Yes, the Mariners added some much needed power in Michael Morse. Did they pay too much in John Jaso? Maybe. Jaso had a 3.4 oWAR this year. Morse had 3.8 in his “breakout” year. When you can trade three more years of control at a premium position for one of a pending FA at a position pretty much every player with power can play, you have do to it, right?
Whatever, the real news here is the major hole that Jaso will leave the Mariners in the facial hair department. His beard blows that weak stuff on Morse’s face out of the water. See for yourself.
It’s a good thing Jaso is moving to Oakland. The Bay Area seems to be where weirdly bushy facial hair goes to prosper.
Good luck to Jaso and Morse. I think both cities will be happy to welcome them to the city.
We had a feeling that this would be the last Take on Me ever heard at Nationals Park.
Today was another day that the Nationals were in the thick of things, highlighting a three-team trade that sent Micheal Morse to Seattle and A.J. Cole to Washington. The trade also involved the Oakland Athletics picking up catcher John Jaso.
The Nationals will receive right-handed pitching prospects A.J. Cole and Blake Treinen along with a player to be named later from the A’s, according to CBSSports.com baseball insider Danny Knobler.
As part of the deal, the A’s will receive catcher John Jaso from the Mariners. The A’s also announced that catcher George Kottaras has been designated for assignment.
Cole was rated the A’s third best prospect and performed well at class-A before struggling in high-A ball. This trade was a return home of sorts, as the Nationals originally drafted Cole in the fourth round of the 2010 draft. Morse originally broke into the big leagues with the Mariners in 2005 and was in Seattle until 2009.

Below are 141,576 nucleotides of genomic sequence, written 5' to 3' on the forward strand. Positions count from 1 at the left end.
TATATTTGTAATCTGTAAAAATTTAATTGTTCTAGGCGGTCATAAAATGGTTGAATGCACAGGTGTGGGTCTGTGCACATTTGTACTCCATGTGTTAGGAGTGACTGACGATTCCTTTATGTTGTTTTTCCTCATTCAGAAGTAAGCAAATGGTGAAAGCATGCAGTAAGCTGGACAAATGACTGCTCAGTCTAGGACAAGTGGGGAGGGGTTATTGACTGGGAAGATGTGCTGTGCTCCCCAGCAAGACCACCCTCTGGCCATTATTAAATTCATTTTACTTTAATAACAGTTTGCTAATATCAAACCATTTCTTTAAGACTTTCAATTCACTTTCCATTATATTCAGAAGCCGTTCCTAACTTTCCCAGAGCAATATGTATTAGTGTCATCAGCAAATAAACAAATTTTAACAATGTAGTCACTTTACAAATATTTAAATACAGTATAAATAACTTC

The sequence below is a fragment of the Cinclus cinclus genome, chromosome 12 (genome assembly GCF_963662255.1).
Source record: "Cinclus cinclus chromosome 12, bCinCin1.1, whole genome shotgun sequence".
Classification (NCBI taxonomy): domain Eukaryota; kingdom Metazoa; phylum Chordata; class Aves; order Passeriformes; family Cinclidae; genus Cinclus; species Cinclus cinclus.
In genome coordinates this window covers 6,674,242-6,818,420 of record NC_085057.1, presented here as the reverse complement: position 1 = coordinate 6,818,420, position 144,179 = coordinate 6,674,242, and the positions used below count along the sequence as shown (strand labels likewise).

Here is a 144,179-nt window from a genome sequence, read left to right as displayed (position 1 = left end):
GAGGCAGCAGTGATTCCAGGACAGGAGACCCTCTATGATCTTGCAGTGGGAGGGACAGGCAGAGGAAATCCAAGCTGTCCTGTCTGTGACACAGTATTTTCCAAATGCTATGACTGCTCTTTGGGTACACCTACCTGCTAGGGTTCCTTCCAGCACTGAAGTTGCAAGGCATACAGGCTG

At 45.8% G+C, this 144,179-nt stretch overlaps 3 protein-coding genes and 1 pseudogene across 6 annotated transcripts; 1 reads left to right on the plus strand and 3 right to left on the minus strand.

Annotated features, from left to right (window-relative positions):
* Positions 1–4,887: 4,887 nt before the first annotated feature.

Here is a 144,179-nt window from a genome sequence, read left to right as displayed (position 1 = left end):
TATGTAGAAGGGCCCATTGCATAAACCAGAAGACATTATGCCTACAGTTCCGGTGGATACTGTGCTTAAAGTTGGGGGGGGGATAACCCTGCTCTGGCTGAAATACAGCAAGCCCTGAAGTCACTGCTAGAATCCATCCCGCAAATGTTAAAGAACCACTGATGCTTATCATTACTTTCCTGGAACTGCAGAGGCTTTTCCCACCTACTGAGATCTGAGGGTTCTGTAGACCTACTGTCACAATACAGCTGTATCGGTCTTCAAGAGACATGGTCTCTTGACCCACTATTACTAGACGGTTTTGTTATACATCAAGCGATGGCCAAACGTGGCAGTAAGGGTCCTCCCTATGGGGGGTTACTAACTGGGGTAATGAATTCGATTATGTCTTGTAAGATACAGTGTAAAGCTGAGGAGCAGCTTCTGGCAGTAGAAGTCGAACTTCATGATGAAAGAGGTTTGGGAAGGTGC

We always liked Morse. Later on it was for the A-ha batter walk-up song. Any guy who digs 80′s music that much and flaunts it is okay in our book. But our mind always shifts back to a night in Cincinnati in 2010 when we saw him take batting practice before the game. He was just a reserve then. We noticed how big he was. We noticed how he seemed to lace balls and there was a different sound off the bat compared to other guys. We thought the guy could play if given the chance as a full-time regular. The rest is history, and when it happened we always had a soft spot for Morse.
Last night was Hanley Ramirez’s first big league game in a uniform other than the Marlins. The Dodgers lost 3-2 in extra innings in his debut. I spent the evening playing cards with my good friend (and Dodgers fan) Dave Franco from Next Level Ballplayer. He had great cards.
Ultimately, I think this proves to be a huge move for the Dodgers who appear serious once again about spending the big dollars to win. He hasn’t been great this season, but he’s still Hanley Ramirez. If he decides he wants to do this, he’s a really dangerous bat to add to the heart of the order. I look for the Dodgers to make one more move to acquire an arm and be one of the teams who sneak into the playoffs on a dangerous run.
And people will probably look back on this Ramirez trade and say the Dodgers came out on top. I think people around baseball were surprised at how little it took to acquire the former batting champion.
Only in American baseball can a guy walk across the other side of the field and into the dugout that belonged to opponents moments earlier and call it home.
It was a strange scene that the baseball world didn’t have a lot of time to prepare for. I never pictured Ichiro Suzuki in anything other than a Mariners uniform. And if it was going to happen it would be okay; we would all have a long off-season to place in him in a Giants uniform or whatever team he ends up with as a free agent.
Except it happened quickly. We got the text that Ichiro had been dealt to the Yankees for just the price of two nameless minor league pitchers. After twelve years and 2,533 hits as a Mariner the ’51′ was gone and he was wearing a strange number and hitting towards the bottom of the
Seattle New York lineup. And I really did mis-type that last sentence, my brain wasn’t adjusted.
He got a standing ovation. He singled, of course; stole second and the Yankees rolled on to a ho-hum victory.